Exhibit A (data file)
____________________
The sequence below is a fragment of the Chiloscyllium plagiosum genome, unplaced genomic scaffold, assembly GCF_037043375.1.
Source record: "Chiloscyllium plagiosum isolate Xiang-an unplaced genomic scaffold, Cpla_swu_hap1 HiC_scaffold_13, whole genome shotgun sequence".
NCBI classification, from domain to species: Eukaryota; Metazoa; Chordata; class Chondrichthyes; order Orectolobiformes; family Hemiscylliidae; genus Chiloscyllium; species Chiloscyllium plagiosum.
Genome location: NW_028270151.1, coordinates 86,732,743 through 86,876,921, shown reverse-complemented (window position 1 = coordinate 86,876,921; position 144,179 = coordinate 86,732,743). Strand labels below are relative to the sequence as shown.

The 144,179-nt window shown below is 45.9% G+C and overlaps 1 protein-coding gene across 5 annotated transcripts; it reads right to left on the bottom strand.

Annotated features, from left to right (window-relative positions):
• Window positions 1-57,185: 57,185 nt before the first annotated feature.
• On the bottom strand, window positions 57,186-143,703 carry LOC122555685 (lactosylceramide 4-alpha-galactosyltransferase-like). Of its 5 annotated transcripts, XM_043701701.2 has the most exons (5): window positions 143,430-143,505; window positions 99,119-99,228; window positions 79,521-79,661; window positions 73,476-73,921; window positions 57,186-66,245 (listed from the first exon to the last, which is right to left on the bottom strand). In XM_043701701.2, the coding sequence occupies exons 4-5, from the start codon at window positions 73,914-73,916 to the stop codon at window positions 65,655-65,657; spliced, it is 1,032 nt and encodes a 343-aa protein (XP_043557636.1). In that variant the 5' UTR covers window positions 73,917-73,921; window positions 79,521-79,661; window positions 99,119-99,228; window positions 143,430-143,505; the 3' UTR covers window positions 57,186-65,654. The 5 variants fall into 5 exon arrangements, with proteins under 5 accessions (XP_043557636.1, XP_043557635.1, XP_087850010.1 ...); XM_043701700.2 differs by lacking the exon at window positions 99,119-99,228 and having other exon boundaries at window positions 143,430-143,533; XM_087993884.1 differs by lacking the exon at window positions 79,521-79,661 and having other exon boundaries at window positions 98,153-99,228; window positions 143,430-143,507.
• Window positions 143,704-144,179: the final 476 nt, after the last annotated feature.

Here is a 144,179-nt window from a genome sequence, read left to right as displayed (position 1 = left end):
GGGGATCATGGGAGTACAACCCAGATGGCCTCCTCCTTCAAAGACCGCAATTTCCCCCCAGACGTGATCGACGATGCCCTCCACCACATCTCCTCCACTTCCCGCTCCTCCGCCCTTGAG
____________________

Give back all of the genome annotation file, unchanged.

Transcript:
The sequence below is a fragment of the Chiloscyllium plagiosum genome, unplaced genomic scaffold, assembly GCF_037043375.1.
Source record: "Chiloscyllium plagiosum isolate Xiang-an unplaced genomic scaffold, Cpla_swu_hap1 HiC_scaffold_13, whole genome shotgun sequence".
NCBI classification, from domain to species: Eukaryota; Metazoa; Chordata; class Chondrichthyes; order Orectolobiformes; family Hemiscylliidae; genus Chiloscyllium; species Chiloscyllium plagiosum.
Genome location: NW_028270151.1, coordinates 86,732,743 through 86,876,921, shown reverse-complemented (window position 1 = coordinate 86,876,921; position 144,179 = coordinate 86,732,743). Strand labels below are relative to the sequence as shown.

The 144,179-nt window shown below is 45.9% G+C and overlaps 1 protein-coding gene across 5 annotated transcripts; it reads right to left on the bottom strand.

Annotated features, from left to right (window-relative positions):
• Window positions 1-57,185: 57,185 nt before the first annotated feature.
• On the bottom strand, window positions 57,186-143,703 carry LOC122555685 (lactosylceramide 4-alpha-galactosyltransferase-like). Of its 5 annotated transcripts, XM_043701701.2 has the most exons (5): window positions 143,430-143,505; window positions 99,119-99,228; window positions 79,521-79,661; window positions 73,476-73,921; window positions 57,186-66,245 (listed from the first exon to the last, which is right to left on the bottom strand). In XM_043701701.2, the coding sequence occupies exons 4-5, from the start codon at window positions 73,914-73,916 to the stop codon at window positions 65,655-65,657; spliced, it is 1,032 nt and encodes a 343-aa protein (XP_043557636.1). In that variant the 5' UTR covers window positions 73,917-73,921; window positions 79,521-79,661; window positions 99,119-99,228; window positions 143,430-143,505; the 3' UTR covers window positions 57,186-65,654. The 5 variants fall into 5 exon arrangements, with proteins under 5 accessions (XP_043557636.1, XP_043557635.1, XP_087850010.1 ...); XM_043701700.2 differs by lacking the exon at window positions 99,119-99,228 and having other exon boundaries at window positions 143,430-143,533; XM_087993884.1 differs by lacking the exon at window positions 79,521-79,661 and having other exon boundaries at window positions 98,153-99,228; window positions 143,430-143,507.
• Window positions 143,704-144,179: the final 476 nt, after the last annotated feature.

Here is a 144,179-nt window from a genome sequence, read left to right as displayed (position 1 = left end):
GGGGATCATGGGAGTACAACCCAGATGGCCTCCTCCTTCAAAGACCGCAATTTCCCCCCAGACGTGATCGACGATGCCCTCCACCACATCTCCTCCACTTCCCGCTCCTCCGCCCTTGAG